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Fraudulent AI claims inundating class action lawsuits

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Fraudulent AI claims are inundating class action lawsuits and raising the costs for all parties involved, according to multiple legal trade publications. 

A recent class-action settlement involving Altria over Juul products has become a recent example of how fraudulent AI claims are creating chaos in the courtroom. 

Last month during a settlement hearing, plaintiff attorneys told a judge they had received 14.4 million claims in the case, about five times what was expected, according to a article.

“The innovation appears to be endless,” says Dena Sharp, co-lead plaintiffs counsel said at the hearing. “It’s likely a combination of a relatively small number of bad actors using the force multipliers of AI and everything the internet has to offer.”

Sharp estimated 20% or 2 million of the claims to be valid, according to the article. 

The lawsuit alleges Juul used deceptive marketing behavior regarding the amount of nicotine inside pre-filled pods. 

The judge agreed on the $45.5 million settlement along with giving attorneys more time to investigate the fraudulent claims before sending payments to claimants, the article says. 

According to the article, lawyers from both sides of the litigation spent between $8.55 million and $9.66 million addressing fraudulent claims for the recent settlement and an unrelated settlement with Juul Labs late last year. 

The trade publication also reported on issues with fraudulent claims filed in a Chicco KidFit booster lawsuit last year. The suit claimed Artsana USA falsely marketed the booster seats as safe for kids less than 30 pounds.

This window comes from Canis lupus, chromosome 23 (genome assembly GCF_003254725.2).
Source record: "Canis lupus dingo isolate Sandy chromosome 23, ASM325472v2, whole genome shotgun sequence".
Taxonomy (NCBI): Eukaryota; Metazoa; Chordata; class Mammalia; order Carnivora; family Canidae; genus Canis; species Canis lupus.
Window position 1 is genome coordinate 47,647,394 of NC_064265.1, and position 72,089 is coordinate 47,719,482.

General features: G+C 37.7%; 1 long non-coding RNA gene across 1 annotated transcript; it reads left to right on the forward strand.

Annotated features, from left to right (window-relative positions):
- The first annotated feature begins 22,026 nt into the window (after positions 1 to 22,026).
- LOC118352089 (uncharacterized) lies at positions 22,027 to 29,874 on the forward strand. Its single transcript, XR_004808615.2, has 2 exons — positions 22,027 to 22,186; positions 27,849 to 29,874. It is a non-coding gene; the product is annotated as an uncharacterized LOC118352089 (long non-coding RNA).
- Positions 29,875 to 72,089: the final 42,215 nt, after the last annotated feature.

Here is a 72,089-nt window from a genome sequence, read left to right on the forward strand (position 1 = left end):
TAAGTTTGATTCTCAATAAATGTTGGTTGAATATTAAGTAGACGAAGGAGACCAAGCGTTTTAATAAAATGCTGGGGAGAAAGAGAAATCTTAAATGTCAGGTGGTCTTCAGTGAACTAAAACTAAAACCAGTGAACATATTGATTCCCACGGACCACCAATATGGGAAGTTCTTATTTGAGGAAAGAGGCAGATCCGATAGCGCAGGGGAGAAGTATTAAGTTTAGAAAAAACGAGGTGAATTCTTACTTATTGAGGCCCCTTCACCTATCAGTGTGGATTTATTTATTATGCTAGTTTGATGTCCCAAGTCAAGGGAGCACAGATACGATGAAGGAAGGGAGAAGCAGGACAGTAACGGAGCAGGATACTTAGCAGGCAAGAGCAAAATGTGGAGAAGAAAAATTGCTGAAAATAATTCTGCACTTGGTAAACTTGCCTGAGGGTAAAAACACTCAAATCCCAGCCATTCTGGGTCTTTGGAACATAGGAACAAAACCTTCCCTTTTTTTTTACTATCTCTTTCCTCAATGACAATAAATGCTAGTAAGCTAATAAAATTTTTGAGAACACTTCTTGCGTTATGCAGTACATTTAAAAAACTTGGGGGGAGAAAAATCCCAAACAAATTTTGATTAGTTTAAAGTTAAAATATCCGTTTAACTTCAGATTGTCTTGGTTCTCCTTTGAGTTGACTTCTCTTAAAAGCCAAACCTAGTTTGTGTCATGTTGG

The company sold about 875,000 of the booster seat but more than double the amount of claims were filed in the case, says. It was estimated 99% of the claims were fraudulent. 

PropertyCasualty360 published a commentary on the issue earlier this week written by Bryan Heller, co-founder and chief product officer of ClaimScore. The startup also announced Wednesday $3 million in seed funding for an AI real-time claim validation software. 

Heller says in his commentary that the consequences of AI fraudulent claims is far-reaching. 

“It strains the resources allocated for the settlement, delaying payouts to legitimate claimants,” the commentary says. “Additionally, it dilutes the overall settlement fund, potentially reducing the compensation that each legitimate claimant receives.”

The commentary also explores the cost to both legal parties faced with fraudulent claims. 

“Validating millions of claims against a backdrop of fraudulent submissions is a mammoth task,” the article says. “This process requires significant legal resources, driving up costs for both plaintiffs and defendants. Plaintiffs face longer wait times for their rightful compensation, while defendants are burdened with mounting legal fees and the uncertainty of a protracted settlement.”

Heller said the legal system needs a multi-pronged approach to combatting fraudulent claims that includes: 

Early AI-powered intervention that catches claims at the start of a claims period. 

Continual monitoring of claim detection systems to ensure the methodology is staying ahead of adapting tactics used by fraudsters. 

Collaboration between claims administrators, law firms and technology partners 

Transparency throughout the claims process including details of why a claim has been determined legitimate or fraudulent. 


Photo courtesy of deepblue4you/iStock

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